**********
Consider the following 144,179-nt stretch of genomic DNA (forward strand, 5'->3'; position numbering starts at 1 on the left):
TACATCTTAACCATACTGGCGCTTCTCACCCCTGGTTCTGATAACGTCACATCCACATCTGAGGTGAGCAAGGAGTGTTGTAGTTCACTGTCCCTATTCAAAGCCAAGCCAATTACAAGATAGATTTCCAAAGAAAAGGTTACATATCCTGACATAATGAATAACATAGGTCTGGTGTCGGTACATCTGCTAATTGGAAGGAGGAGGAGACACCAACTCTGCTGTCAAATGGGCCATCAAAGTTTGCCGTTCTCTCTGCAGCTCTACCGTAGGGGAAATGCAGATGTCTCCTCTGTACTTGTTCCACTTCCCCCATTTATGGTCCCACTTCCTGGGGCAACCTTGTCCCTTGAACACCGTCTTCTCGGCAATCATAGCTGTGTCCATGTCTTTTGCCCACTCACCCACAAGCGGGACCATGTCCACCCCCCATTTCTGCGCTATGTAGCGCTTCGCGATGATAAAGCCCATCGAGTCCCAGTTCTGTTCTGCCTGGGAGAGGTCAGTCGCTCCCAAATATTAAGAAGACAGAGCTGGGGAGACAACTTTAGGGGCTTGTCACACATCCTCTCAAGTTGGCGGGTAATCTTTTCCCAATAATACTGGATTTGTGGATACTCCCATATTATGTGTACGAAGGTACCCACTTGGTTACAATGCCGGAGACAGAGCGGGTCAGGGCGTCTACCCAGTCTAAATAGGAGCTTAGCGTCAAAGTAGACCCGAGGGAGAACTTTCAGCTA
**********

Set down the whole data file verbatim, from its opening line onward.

Consider the following 144,179-nt stretch of genomic DNA (forward strand, 5'->3'; position numbering starts at 1 on the left):
TACATCTTAACCATACTGGCGCTTCTCACCCCTGGTTCTGATAACGTCACATCCACATCTGAGGTGAGCAAGGAGTGTTGTAGTTCACTGTCCCTATTCAAAGCCAAGCCAATTACAAGATAGATTTCCAAAGAAAAGGTTACATATCCTGACATAATGAATAACATAGGTCTGGTGTCGGTACATCTGCTAATTGGAAGGAGGAGGAGACACCAACTCTGCTGTCAAATGGGCCATCAAAGTTTGCCGTTCTCTCTGCAGCTCTACCGTAGGGGAAATGCAGATGTCTCCTCTGTACTTGTTCCACTTCCCCCATTTATGGTCCCACTTCCTGGGGCAACCTTGTCCCTTGAACACCGTCTTCTCGGCAATCATAGCTGTGTCCATGTCTTTTGCCCACTCACCCACAAGCGGGACCATGTCCACCCCCCATTTCTGCGCTATGTAGCGCTTCGCGATGATAAAGCCCATCGAGTCCCAGTTCTGTTCTGCCTGGGAGAGGTCAGTCGCTCCCAAATATTAAGAAGACAGAGCTGGGGAGACAACTTTAGGGGCTTGTCACACATCCTCTCAAGTTGGCGGGTAATCTTTTCCCAATAATACTGGATTTGTGGATACTCCCATATTATGTGTACGAAGGTACCCACTTGGTTACAATGCCGGAGACAGAGCGGGTCAGGGCGTCTACCCAGTCTAAATAGGAGCTTAGCGTCAAAGTAGACCCGAGGGAGAACTTTCAGCTA